He was wearing Crocs. It was a public service. The person who killed him, and burned the crocs should get a parade.

      • by DdJ (10790)

        The whole 'execution' phase seems like the place where the ethical problems would reside.

        It's very deeply related.

        This news means China is going to give up some of the economic incentive for executing them. Over time, this should cause a reduction in executions as a side-effect.

        (This should not be true of the justice system under discussion were completely free of corruption. So, you should absolutely take my assertions with a grain of salt at least proportional to the degree to which you consider China's

    • by Baby Duck (176251)
      The problem is corruption. If your tissues highly match a party leader or his child, he might bribe a judge to make sure you are found guilty or sentenced up to execution. Truth be damned.
    • Re: (Score:3, Insightful)

      by Anonymous Coward

      A big part of finding justice in the courtroom is the removal of motivations for denying justice. We saw in the US that for-profit prisons caused some judges to trade guilty verdicts for kick-backs. And if the profit also includes the possibility of human organs the motivation would be greater still. The consequences for crime certainly should be a temporary burden on the criminal, but allowing anyone to profit from a conviction is very dangerous to justice.

      The real long-term solution for organ replaceme

      • by c0lo (1497653)

        The real long-term solution for organ replacement is direct fabrication of the desired organ. And we aren't all that far off from that.

        Ummm... define your expectation for "far"... my back-of-napkin optimistic calculations: 10 years to maturity+5-6 years FDA or other approvals + 20 years for the patents to expire and competition in the market to kick in.

    • by Shoten (260439) on Tuesday August 20, 2013 @08:31AM (#44617389)

      If these prisoners were serial killers, rapists, murderers and other assorted bad guys, then I fully support using their organs to save lives. I find it poetic justice and a very fitting end for the life of a person who (possibly) killed so many others.

      If these prisoners are political prisoners sentenced to death because they were at Tiannamen Square or oppose communism, then I welcome the end of such barbaric policies.

      You, sir, just hit the head on the nail with why this kind of thing is a problem. As soon as you say "well, everyone has rights, except for *those people*, you end up creating a line. When you create that line, you also create the need for someone to determine who ends up on which side of that line. And as soon as you do that, you give someone the power to take rights away from someone else. That always ends poorly; this is why the Constitution of the United States refers to rights as being "inalienable," or, in other words, irrevocable by man. Technically, "inalienable" means "Not subject to sale or transfer; inseparable."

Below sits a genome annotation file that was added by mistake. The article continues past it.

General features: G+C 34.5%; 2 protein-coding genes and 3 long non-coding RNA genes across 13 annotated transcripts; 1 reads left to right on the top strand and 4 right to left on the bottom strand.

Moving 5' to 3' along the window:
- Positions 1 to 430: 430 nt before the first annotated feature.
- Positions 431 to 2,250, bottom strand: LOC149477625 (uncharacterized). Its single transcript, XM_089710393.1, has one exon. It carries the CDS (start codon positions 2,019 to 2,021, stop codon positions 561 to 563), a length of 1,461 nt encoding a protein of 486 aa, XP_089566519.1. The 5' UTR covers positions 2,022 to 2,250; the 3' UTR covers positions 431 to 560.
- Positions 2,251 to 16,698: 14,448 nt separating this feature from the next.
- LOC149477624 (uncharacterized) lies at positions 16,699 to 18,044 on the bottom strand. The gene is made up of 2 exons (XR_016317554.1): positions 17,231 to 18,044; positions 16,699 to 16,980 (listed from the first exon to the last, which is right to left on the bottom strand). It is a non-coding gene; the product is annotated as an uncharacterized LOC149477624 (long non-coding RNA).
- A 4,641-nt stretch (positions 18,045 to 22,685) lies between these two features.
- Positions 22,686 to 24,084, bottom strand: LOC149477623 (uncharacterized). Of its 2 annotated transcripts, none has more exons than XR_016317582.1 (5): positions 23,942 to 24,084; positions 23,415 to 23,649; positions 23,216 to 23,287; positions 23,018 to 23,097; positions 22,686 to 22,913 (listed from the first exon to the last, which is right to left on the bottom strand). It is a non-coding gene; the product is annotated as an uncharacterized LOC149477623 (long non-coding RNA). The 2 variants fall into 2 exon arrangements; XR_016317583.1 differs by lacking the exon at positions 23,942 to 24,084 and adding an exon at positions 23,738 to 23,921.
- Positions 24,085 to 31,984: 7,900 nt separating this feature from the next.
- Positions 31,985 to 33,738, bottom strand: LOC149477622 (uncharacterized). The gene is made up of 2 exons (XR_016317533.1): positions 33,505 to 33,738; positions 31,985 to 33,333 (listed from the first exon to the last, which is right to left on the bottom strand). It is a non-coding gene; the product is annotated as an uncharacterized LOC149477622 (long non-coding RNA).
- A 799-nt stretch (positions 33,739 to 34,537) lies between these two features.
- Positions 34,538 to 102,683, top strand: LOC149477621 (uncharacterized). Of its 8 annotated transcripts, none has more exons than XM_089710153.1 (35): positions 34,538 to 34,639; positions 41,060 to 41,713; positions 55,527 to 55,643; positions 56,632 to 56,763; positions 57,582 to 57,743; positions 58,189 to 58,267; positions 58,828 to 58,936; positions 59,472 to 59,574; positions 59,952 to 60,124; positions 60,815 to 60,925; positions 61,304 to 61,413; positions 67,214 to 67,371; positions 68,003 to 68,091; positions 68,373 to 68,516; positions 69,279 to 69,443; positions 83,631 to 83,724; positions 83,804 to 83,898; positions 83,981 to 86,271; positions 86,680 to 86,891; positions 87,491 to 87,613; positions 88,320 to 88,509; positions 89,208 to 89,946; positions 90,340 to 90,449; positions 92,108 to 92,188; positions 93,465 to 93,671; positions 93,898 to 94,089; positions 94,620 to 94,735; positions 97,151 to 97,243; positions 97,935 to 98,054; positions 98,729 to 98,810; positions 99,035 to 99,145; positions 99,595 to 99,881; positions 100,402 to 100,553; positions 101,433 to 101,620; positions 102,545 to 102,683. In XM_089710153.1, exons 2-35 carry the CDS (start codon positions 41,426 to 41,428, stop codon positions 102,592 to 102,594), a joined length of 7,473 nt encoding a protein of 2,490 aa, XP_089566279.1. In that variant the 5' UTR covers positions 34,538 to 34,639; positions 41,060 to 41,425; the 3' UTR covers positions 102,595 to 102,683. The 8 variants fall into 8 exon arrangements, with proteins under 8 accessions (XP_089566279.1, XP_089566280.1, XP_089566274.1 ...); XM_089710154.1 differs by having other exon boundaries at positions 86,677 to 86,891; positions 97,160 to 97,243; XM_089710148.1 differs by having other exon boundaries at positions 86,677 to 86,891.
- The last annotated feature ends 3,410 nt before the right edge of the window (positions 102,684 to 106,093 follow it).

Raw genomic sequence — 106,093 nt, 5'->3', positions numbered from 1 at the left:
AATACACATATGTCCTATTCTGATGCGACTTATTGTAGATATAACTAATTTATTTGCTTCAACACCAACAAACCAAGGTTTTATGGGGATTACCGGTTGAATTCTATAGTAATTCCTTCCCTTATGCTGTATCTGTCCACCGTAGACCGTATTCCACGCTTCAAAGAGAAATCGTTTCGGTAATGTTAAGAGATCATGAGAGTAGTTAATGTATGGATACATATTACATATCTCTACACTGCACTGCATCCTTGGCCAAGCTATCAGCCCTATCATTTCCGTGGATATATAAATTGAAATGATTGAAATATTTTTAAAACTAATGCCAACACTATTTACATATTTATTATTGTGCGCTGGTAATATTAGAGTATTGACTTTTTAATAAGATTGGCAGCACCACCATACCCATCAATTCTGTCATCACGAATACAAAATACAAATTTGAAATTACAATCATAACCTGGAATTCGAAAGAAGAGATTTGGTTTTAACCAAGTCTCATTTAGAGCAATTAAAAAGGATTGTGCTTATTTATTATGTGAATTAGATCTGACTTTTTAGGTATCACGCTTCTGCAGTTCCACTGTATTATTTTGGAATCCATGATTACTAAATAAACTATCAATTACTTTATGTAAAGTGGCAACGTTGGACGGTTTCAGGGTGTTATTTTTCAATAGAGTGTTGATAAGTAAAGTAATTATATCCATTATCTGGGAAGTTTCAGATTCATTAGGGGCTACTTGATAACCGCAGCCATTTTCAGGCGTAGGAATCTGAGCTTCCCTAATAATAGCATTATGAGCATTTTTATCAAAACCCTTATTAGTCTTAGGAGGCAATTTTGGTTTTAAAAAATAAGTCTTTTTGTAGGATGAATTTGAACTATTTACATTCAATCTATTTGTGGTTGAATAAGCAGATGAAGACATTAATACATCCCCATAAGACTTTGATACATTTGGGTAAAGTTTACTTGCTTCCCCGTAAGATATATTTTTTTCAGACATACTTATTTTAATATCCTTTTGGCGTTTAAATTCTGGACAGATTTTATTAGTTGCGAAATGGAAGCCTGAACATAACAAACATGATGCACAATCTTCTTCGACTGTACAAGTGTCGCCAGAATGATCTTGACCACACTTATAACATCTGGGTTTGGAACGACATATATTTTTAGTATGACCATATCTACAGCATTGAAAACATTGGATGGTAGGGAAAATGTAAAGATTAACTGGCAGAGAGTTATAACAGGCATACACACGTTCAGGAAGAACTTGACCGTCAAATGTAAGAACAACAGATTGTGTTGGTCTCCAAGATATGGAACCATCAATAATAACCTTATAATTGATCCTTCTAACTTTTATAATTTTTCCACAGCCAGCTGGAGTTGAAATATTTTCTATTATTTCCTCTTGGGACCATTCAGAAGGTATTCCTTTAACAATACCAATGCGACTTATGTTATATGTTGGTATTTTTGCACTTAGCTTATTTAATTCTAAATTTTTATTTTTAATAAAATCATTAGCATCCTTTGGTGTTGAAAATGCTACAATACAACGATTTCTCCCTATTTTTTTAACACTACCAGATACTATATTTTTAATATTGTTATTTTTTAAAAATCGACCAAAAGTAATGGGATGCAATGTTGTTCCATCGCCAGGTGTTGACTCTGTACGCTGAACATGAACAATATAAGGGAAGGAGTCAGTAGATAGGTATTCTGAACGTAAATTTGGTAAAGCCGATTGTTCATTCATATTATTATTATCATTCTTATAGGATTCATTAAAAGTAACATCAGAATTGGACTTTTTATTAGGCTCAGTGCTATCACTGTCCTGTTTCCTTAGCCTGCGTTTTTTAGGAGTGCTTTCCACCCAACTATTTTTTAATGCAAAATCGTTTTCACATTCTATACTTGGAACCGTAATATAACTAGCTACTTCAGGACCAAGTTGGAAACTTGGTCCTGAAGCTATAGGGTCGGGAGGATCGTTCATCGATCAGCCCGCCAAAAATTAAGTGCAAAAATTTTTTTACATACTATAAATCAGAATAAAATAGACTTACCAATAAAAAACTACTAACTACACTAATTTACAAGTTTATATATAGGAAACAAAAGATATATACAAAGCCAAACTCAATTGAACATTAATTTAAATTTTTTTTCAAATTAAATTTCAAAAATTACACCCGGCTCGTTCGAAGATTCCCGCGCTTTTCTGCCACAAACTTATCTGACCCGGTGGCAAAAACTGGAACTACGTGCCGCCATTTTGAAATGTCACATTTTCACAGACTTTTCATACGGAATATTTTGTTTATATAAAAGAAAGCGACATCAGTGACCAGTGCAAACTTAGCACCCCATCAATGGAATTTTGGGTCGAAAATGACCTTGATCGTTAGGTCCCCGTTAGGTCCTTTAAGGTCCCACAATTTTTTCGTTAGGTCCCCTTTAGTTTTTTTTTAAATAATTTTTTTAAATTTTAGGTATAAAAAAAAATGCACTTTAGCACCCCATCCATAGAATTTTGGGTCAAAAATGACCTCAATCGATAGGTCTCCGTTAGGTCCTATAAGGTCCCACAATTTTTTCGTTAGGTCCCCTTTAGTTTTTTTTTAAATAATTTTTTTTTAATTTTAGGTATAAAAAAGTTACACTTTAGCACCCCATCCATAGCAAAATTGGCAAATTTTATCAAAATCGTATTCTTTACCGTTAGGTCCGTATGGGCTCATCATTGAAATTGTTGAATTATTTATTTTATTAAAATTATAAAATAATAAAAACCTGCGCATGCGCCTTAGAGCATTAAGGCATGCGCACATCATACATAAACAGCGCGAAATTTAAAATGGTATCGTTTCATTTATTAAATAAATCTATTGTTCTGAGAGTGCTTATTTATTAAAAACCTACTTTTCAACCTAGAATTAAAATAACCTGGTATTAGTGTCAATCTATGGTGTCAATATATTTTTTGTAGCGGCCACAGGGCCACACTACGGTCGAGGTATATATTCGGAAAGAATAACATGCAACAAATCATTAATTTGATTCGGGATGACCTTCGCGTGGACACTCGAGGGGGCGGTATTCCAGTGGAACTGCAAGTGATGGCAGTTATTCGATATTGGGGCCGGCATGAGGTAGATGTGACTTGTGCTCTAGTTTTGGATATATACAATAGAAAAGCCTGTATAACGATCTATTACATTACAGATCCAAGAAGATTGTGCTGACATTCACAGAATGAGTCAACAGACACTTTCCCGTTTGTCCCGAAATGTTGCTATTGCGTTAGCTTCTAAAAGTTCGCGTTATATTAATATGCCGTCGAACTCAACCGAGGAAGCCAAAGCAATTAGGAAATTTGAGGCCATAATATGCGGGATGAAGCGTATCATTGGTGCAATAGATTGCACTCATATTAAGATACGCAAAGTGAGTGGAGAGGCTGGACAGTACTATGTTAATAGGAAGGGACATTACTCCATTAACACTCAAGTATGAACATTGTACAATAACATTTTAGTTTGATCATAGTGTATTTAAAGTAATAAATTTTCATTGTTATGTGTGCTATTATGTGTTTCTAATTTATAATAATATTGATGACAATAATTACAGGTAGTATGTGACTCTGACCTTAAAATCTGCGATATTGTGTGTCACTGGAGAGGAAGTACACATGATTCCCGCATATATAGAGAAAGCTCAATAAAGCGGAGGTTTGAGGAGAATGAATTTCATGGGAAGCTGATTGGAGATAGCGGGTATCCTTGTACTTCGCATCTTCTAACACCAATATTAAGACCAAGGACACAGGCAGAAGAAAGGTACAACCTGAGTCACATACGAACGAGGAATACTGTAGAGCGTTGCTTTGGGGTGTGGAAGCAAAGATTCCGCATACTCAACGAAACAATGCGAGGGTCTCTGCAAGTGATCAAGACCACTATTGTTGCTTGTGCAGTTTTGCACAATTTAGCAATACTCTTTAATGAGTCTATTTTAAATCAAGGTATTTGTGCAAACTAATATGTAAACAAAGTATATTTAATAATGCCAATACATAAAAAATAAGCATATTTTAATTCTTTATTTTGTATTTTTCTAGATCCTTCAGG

Once people are given the ability to take basic rights away, invariably at some point, that power will be abused. It just works out that way, and has done so in history over and over and over again. The problem isn't about when it's some serial killer/rapist who is gladly donating a spare kidney because he's genuinely sorry for all the harm he's done and at least wants to do something decent; that's like having weather alerts for nice days. The problem is how the system can be abused. Even more to the point, the system WAS abused, widely and profoundly, in China, which is why this is a story to begin with, in exactly the way you describe on the last line of your post. That's exactly my point.

      • I mostly agree, except for one point. Once someone is convicted of a felony crime, they do loose certain rights. In the US, they loose the right to vote, own a firearm, most of their 4th and 5th amendment protections, etc. While I am not opposed to revoking the 2nd amendment rights of someone convicted of armed robbery, I am opposed to revoking someone's 2nd amendment rights because they are "politically inconvenient".

        Do you notice the parallels to this issue and the NSA snooping (not to go off topic).

        • by adonoman (624929)

          If a right can be forfeit, then it's no longer a right - it's a privilege. In a democracy, the ability to vote has to be one of THE fundamental rights that can never be taken away. Otherwise, you end up with the situation the US currently sees where large chunks of people are disenfranchised, and the government loses its claim to be representative of its citizens.

          Whether you firearm ownership is a fundamental right, a secondary right that must yield to other more fundamental rights in a conflict, or a pr

    • If the justice system were truly blind, then I too would be okay with the organs of executed prisoners being used. It's simply the practical thing to do, after all.

      The problem is that it's not, and what this does is incentivize the execution of criminals (or, as the case may be, "criminals"), even if execution isn't warranted (whether or not it is ever warranted is outside the scope of this comment), since their death provides benefits to others. Those are exactly the sorts of things that you don't want to

    • by Guppy (12314)

      If these prisoners were serial killers, rapists, murderers and other assorted bad guys, then I fully support using their organs to save lives. I find it poetic justice and a very fitting end for the life of a person who (possibly) killed so many others.

      If these prisoners are political prisoners sentenced to death because they were at Tiannamen Square or oppose communism, then I welcome the end of such barbaric policies.

      Here's the issue: it would be a remarkable coincidence to find a murderer that just happens to match the tissue type of the local party official's cousin, who is in desperate need of a new liver.